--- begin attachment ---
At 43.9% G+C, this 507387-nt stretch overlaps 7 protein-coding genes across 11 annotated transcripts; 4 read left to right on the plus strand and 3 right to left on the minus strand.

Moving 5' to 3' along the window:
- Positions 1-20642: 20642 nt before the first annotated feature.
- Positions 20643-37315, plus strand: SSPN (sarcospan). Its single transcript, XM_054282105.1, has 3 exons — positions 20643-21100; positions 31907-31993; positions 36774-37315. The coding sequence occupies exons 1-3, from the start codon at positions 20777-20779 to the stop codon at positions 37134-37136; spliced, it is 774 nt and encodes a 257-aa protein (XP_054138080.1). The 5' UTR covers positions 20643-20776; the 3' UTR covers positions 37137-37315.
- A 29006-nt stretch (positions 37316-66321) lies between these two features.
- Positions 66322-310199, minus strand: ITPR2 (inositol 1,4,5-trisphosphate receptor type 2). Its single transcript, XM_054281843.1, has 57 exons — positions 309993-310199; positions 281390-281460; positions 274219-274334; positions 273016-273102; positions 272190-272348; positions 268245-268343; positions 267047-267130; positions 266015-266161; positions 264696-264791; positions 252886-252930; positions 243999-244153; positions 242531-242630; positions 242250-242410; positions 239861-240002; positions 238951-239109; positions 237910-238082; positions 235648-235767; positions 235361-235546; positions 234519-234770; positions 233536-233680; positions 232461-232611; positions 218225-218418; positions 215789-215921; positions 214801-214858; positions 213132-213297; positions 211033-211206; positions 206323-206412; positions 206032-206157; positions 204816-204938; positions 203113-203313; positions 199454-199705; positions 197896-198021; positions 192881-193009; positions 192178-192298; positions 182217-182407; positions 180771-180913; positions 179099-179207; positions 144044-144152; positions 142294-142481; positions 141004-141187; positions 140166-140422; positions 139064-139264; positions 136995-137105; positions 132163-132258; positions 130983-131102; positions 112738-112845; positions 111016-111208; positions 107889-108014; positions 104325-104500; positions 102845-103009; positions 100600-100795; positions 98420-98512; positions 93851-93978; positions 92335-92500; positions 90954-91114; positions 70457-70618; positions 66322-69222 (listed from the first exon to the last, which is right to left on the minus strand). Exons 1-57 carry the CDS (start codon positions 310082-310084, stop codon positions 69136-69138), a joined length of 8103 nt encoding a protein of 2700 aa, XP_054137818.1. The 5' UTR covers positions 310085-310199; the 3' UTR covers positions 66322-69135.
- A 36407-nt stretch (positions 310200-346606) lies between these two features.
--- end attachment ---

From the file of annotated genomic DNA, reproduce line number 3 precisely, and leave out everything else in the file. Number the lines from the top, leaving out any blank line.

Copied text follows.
- Positions 1-20642: 20642 nt before the first annotated feature.